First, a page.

’Fraid Knots riding for cancer research


Four Barrington friends have banded together and will ride in The Pan-Mass Challenge, a fund-raiser for the Dana-Farber Cancer Institute, this weekend.

For the ’Fraid Knots team, the cause hits close to home as they have all been touched by the harsh reality of childhood cancer — some more than others — but all feel it is important to participate and help those in need. The men will ride their bikes from Sturbridge, Mass. to Provincetown — a 192-mile, two-day trip.

One rider in ’Fraid Knots, Dave Cambria, a gaffer for the lighting company Equinox, is the driving force behind the team. He has been riding in the challenge since 2005.

“My co-worker Bernie Karol had a 9-year old daughter who had been in a difficult struggle with a rare blood cancer. Bernie was part of our crew on many projects. While Charlotte was in treatment, we were all working on the TV series ‘Brotherhood’ in Rhode Island.

“As time went on, Charlotte was responding exceptionally well to treatment, and Bernie was back working with us. He had already done one PMC, and started ‘recruiting’ some of us, most of which had never ridden a road bike. My business partner pulled me aside one winter day and said, ‘We should do the Pan Mass with Bernie. Let’s all get bikes, we will form Team Red Herring (the name of our lighting company), and hit up all these actors, producers and film people we work with and raise a ton of money.’

“The next thing I knew I was at East Providence Cycle purchasing my first road bike,” Mr. Cambria said.

“I remember how hard it was for Bernie and his family. Charlotte was in a fight for her life at Dana-Farber for what seemed like forever. He would have to take a lot of time off, and when I saw him, I was always afraid to ask how she was doing, in fear that he would say she wasn’t doing well.”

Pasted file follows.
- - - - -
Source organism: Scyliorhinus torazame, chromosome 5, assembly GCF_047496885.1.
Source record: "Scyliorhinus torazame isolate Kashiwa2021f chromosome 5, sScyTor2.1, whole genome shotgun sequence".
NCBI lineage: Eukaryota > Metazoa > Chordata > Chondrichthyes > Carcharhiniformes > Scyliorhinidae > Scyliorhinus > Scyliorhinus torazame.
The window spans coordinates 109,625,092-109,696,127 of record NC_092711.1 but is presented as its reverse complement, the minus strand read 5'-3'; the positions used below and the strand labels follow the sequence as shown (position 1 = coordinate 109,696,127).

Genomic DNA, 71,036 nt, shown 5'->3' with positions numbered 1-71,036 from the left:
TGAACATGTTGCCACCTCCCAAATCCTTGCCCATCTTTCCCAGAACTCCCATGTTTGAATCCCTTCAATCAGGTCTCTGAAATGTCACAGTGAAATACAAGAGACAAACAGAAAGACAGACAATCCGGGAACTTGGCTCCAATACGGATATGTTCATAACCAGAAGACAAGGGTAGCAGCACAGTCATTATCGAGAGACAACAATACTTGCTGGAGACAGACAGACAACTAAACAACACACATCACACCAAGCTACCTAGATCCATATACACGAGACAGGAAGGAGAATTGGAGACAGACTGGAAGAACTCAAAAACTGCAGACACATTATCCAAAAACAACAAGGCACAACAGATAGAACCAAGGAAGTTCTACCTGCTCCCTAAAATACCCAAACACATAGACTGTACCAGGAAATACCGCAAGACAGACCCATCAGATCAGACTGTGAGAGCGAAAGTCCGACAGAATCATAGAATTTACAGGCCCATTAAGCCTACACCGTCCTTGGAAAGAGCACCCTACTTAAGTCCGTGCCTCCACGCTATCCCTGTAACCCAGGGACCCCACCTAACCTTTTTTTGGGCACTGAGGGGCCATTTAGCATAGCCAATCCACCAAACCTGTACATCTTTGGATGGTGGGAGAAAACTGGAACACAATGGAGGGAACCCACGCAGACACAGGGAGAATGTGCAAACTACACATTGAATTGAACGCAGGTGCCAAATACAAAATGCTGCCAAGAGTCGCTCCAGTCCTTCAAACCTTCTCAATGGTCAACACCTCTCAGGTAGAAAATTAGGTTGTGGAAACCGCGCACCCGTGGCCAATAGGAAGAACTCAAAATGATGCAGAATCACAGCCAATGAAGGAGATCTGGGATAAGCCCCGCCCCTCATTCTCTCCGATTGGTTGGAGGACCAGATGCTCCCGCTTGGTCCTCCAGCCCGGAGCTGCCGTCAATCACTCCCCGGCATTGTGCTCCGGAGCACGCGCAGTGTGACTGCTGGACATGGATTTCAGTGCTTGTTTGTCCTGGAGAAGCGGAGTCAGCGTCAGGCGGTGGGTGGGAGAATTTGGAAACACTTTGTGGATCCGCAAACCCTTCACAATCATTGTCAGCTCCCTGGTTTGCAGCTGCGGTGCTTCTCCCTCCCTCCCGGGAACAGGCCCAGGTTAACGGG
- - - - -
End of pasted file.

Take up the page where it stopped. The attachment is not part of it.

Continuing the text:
The team rode for three years and the experience was one that became addictive, he said.

“You get drawn to the cause, to the energy of over 5,000 cyclists all focused on one goal, and the seriousness of the commitment you have to make to hit the minimum each year. That first ride in 2007 was profound for me. We had just had our son Andrew, and the challenge of training and fund-raising while working 80 hours a week was exhausting and overwhelming. By the time I hit the lunch stop on the first day of my first ride and saw the huge posters of smiling faces of kids in treatment at Dana-Farber they put out to greet the riders, I was weeping. You can’t contain the emotion, that’s how strong this event is. I think it happens to every rider somewhere along the way the first time you do it. When you finish that ride the second day in Provincetown, the first thing you think of is — ‘I want to do this again,’” he said.

Over the years, Mr. Cambria began riding with his fellow Country Club Plat residents, but he hadn't yet recruited them to ride in the PMC.

“I used to try to convince them to do a PMC some year, but didn’t really push too hard. Understand, you have to raise a minimum of $4,300, or they put it right on your credit card. That’s a big commitment,” he said.

Then a few years ago, a neighbor’s son was diagnosed with a brain tumor. Garrett Ames’ son Charlie was sick and the guys in the plat rallied together for their friends.

“When Charlie got sick, it wasn’t about the money. Garrett approached me at a Super Bowl Party in the neighborhood and said, ‘Dave, I want to do the PMC. I want to do something for Charlie. He’s been so great through all this. I want to do something out of my comfort zone.’”

Charlie, now 11 years old, was recently given a clean bill of health. The ’Fraid Knots team last year consisted of Mr. Cambria, Mr. Ames and their friends, Mark Hoder, Chip Wilkerson, Ed Smith and Keith McMannus. This year’s team includes Mr. Cambria, Mr. Ames, Mark Stephens and Tim Harrell.

The team held a fund-raiser on July 18 and raised more than $5,000 for Dana-Farber but will continue to take donations.

To help support the ’Fraid Knots, go to their team page at: http://www2.pmc.org/profile/TF0132

— By Joan D. Warren


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